Post-algorithmic smart cities

Mona Roman, director of innovation at Metropolia University of Applied Sciences, Helsinki, wrote a review about our book Smart Cities in the Post-Algorithmic Era: Integrating Technologies, Platforms and Governance published by Edward Elgar. On this occasion, this note refers to the title of the book.

Smart Cities in the Post-Algorithmic Era is a collection of papers that discuss technologies, platforms, and governance for making cities smarter, more effective, efficient and innovative. The main argument is that algorithmic logic is not sufficient to produce truly smart cities. Public authorities and organisations in cities should develop solutions that go beyond algorithmic systems. Moreover, in developing innovations for cities, non-algorithmic systems are more important rather than algorithmic ones.

An algorithm is a process for solving a problem in a step-by-step procedure that concludes with an outcome. If a procedure is not conclusive, it is not algorithmic. Non-algorithmic is a process not involving an algorithm or not capable of being expressed using an algorithm.  In cities, many processes are algorithmic. On the contrary, those that do not rely on well-defined routines are non-algorithmic. All innovations are non-algorithmic for evident reasons. They are produced out of the box, out of standard procedures. Also, there are many computer programs and applications that are non-algorithmic. While every application includes a list of instructions, this does not make it algorithmic. Non-algorithmic applications allow users to make decisions and determine the outcome. The MS office is a good example; while the PPP enables the making of presentations, the user gives the instructions for the design of a presentation, not the program. A PowerPoint presentation is the outcome of human intelligence supported by a computer program.

Before 2010 most smart city applications were non-algorithmic, guided by web-based instructions given by the user. Even more, in solutions based on crowdsourcing platforms, the outcome depends on choices made by a hundred users. With the excessive use of sensors and actuators in transport and utility networks the landscape changed, and smart city solutions started being guided by algorithms. Moreover, in applications based on AI, the user could define some goal and the application would make all calculations for the best prediction to the given goal. The recent successes of artificial intelligence created a vision of smart cities heavily relying on AI and choices made by machines.

However, a fully algorithmic city is not a good urban system. Cities are places of creativity and innovation. To sustain these functions, smart cities should remain non-algorithmic, enabling innovations. In an algorithmic context, innovation is zeroed. New solutions for growth, sustainability and safety cannot be produced by machines alone. This is the central argument of Smart Cities in the Post-Algorithmic Era. Smart cities emerge from collaboration technologies, digital platforms, Internet of Things, social media, data science, and AI. The algorithmic logic, under which these technologies operate, can be much more effective if combined with other sources of intelligence available in cities, such as human intelligence, creativity and innovation, collective and collaborative intelligence. The concept of ‘post-algorithmic cities’ refers to this combination of machine, human, and collective intelligence in smart cities.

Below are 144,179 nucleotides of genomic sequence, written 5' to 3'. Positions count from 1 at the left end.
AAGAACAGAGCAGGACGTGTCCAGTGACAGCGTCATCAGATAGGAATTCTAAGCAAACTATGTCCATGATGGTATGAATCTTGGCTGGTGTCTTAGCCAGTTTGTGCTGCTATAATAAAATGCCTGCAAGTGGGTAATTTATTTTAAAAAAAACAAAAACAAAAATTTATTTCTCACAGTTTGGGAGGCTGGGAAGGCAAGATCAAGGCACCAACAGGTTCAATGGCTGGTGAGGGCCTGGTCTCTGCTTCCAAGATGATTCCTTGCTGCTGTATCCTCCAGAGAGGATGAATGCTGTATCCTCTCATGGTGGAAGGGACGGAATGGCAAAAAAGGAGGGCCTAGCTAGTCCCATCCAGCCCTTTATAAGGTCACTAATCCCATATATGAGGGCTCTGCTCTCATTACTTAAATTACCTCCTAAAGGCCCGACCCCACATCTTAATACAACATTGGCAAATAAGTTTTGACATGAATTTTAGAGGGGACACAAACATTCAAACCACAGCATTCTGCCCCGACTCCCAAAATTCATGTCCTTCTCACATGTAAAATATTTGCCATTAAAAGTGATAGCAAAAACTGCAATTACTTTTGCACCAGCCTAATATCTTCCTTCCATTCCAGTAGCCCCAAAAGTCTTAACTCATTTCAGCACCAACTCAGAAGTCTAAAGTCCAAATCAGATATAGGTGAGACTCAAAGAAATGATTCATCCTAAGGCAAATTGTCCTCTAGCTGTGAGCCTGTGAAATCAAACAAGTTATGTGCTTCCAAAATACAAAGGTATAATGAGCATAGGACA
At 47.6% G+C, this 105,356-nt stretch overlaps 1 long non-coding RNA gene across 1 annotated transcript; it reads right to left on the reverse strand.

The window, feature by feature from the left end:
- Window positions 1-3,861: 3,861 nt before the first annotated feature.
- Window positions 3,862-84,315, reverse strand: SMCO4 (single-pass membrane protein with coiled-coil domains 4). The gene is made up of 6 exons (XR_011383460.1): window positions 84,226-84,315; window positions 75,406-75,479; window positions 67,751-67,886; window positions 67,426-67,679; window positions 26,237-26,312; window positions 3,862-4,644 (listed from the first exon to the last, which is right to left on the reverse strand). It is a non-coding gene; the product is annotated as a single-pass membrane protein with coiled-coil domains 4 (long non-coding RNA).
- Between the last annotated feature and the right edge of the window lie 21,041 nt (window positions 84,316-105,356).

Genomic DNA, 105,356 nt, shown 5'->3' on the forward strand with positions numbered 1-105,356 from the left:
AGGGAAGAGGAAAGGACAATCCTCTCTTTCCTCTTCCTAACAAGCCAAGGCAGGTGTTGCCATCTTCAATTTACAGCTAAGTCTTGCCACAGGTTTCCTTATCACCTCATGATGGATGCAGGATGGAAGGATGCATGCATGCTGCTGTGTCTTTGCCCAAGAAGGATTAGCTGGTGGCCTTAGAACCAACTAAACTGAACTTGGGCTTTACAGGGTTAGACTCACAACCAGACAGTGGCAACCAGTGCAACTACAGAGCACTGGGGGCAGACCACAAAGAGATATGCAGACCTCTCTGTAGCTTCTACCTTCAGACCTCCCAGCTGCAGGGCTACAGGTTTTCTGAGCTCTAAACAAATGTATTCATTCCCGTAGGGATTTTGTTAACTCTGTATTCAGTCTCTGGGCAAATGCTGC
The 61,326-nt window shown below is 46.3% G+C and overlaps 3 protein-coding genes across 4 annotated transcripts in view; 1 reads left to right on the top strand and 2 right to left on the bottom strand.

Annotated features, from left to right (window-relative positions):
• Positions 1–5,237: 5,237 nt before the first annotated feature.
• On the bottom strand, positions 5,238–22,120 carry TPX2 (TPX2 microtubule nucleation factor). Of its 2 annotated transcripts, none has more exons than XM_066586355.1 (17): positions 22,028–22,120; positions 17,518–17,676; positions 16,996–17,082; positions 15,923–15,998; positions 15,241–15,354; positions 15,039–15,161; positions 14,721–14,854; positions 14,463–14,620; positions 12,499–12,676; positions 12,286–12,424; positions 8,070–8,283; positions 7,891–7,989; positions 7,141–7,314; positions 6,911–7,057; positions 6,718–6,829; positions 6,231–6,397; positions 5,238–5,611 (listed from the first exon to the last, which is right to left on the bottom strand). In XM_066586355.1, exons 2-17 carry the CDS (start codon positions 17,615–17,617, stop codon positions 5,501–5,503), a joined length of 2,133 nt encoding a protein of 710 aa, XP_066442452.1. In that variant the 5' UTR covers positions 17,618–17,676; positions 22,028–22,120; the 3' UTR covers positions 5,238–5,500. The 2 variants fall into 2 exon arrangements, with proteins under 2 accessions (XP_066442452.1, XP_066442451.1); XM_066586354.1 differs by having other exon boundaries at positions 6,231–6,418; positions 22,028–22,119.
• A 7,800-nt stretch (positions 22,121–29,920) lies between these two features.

The algorithmic logic is dominant in many applications for smart cities that address traffic congestion, find parking spaces, use car-sharing, detect and quickly respond to accidents, optimise the allocation of resources, promote buildings and utility efficiency, energy-saving and the use of green energy, forecast environmental conditions. Currently, the most advanced algorithmic logic can be found in deep learning solutions that allow machines to learn from data. It is a fascinating idea, a machine that can learn by supervised learning methods and reinforced learning algorithms. This is a different approach from traditional AI, which focused on the processing of symbols according to rules, reasoning, and transformation of symbols through programming. This type of AI, based on learning and training from data, has proved very effective in problems related to computer vision, speech recognition, natural language understanding, robotics, medical image analysis, and self-driving vehicles, which feed various smart city solutions.

But, when we move to more complex urban problems, for instance, challenges of growth and sustainability, which are distributed and ill-defined problems, with models changing quickly over cycles and solutions depending on institutions that are not transferable from one place to another, both traditional and current AI are less effective. In problems heavily depending on the context, such as those of growth, government, and poverty, machine intelligence is not enough and should be combined with other sources of intelligence – human and organisational intelligence – to produce effective solutions. Thus, smart city solutions should stand on a wider base of intelligence, combining machine intelligence with human intelligence provided by human agents and collective intelligence available in human communities and institutions. Bringing those sources of intelligence together and finding solutions to how to do so is a big challenge of our era. A hint on the direction of research toward this goal is the subtitle of the book “integrating technologies, platforms, and governance”.

Smart Cities in the Post-Algorithmic Era: Integrating Technologies, Platforms and Governance, edited by Nicos Komninos and Christina Kakderi (2019), Edward Elgar, Cheltenham, ISBN 978 1 78990 704 9

A review by Mona Roman: Smart Cities in the Post-Algorithmic Era – Book review